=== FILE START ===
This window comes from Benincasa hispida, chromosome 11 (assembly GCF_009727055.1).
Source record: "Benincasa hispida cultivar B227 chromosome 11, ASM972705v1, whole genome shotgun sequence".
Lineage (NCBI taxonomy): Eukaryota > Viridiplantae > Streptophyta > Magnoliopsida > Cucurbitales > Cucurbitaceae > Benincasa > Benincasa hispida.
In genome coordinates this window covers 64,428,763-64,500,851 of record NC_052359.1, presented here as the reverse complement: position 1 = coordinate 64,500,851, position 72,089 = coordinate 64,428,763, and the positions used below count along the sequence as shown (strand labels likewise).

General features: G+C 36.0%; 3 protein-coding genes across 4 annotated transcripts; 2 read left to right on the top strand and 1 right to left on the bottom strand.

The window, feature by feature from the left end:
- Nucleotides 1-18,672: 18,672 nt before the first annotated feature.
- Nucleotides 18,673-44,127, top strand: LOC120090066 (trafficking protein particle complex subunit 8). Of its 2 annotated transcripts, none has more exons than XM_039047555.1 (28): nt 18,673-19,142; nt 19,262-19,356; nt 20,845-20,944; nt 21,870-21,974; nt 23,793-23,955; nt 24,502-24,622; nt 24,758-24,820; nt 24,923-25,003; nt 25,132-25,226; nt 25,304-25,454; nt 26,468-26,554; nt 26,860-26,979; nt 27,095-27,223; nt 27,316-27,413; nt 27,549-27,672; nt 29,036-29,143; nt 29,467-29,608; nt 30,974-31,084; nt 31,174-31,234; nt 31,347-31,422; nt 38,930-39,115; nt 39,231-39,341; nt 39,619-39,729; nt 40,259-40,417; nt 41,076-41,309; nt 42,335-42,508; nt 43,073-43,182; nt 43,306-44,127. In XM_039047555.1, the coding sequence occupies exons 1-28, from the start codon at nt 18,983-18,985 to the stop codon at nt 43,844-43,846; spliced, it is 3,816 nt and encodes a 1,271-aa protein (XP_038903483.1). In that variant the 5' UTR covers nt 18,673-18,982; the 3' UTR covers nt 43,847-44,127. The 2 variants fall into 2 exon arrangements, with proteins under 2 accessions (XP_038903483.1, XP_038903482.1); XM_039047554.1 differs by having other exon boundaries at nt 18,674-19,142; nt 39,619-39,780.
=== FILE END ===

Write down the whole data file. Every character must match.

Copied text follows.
This window comes from Benincasa hispida, chromosome 11 (assembly GCF_009727055.1).
Source record: "Benincasa hispida cultivar B227 chromosome 11, ASM972705v1, whole genome shotgun sequence".
Lineage (NCBI taxonomy): Eukaryota > Viridiplantae > Streptophyta > Magnoliopsida > Cucurbitales > Cucurbitaceae > Benincasa > Benincasa hispida.
In genome coordinates this window covers 64,428,763-64,500,851 of record NC_052359.1, presented here as the reverse complement: position 1 = coordinate 64,500,851, position 72,089 = coordinate 64,428,763, and the positions used below count along the sequence as shown (strand labels likewise).

General features: G+C 36.0%; 3 protein-coding genes across 4 annotated transcripts; 2 read left to right on the top strand and 1 right to left on the bottom strand.

The window, feature by feature from the left end:
- Nucleotides 1-18,672: 18,672 nt before the first annotated feature.
- Nucleotides 18,673-44,127, top strand: LOC120090066 (trafficking protein particle complex subunit 8). Of its 2 annotated transcripts, none has more exons than XM_039047555.1 (28): nt 18,673-19,142; nt 19,262-19,356; nt 20,845-20,944; nt 21,870-21,974; nt 23,793-23,955; nt 24,502-24,622; nt 24,758-24,820; nt 24,923-25,003; nt 25,132-25,226; nt 25,304-25,454; nt 26,468-26,554; nt 26,860-26,979; nt 27,095-27,223; nt 27,316-27,413; nt 27,549-27,672; nt 29,036-29,143; nt 29,467-29,608; nt 30,974-31,084; nt 31,174-31,234; nt 31,347-31,422; nt 38,930-39,115; nt 39,231-39,341; nt 39,619-39,729; nt 40,259-40,417; nt 41,076-41,309; nt 42,335-42,508; nt 43,073-43,182; nt 43,306-44,127. In XM_039047555.1, the coding sequence occupies exons 1-28, from the start codon at nt 18,983-18,985 to the stop codon at nt 43,844-43,846; spliced, it is 3,816 nt and encodes a 1,271-aa protein (XP_038903483.1). In that variant the 5' UTR covers nt 18,673-18,982; the 3' UTR covers nt 43,847-44,127. The 2 variants fall into 2 exon arrangements, with proteins under 2 accessions (XP_038903483.1, XP_038903482.1); XM_039047554.1 differs by having other exon boundaries at nt 18,674-19,142; nt 39,619-39,780.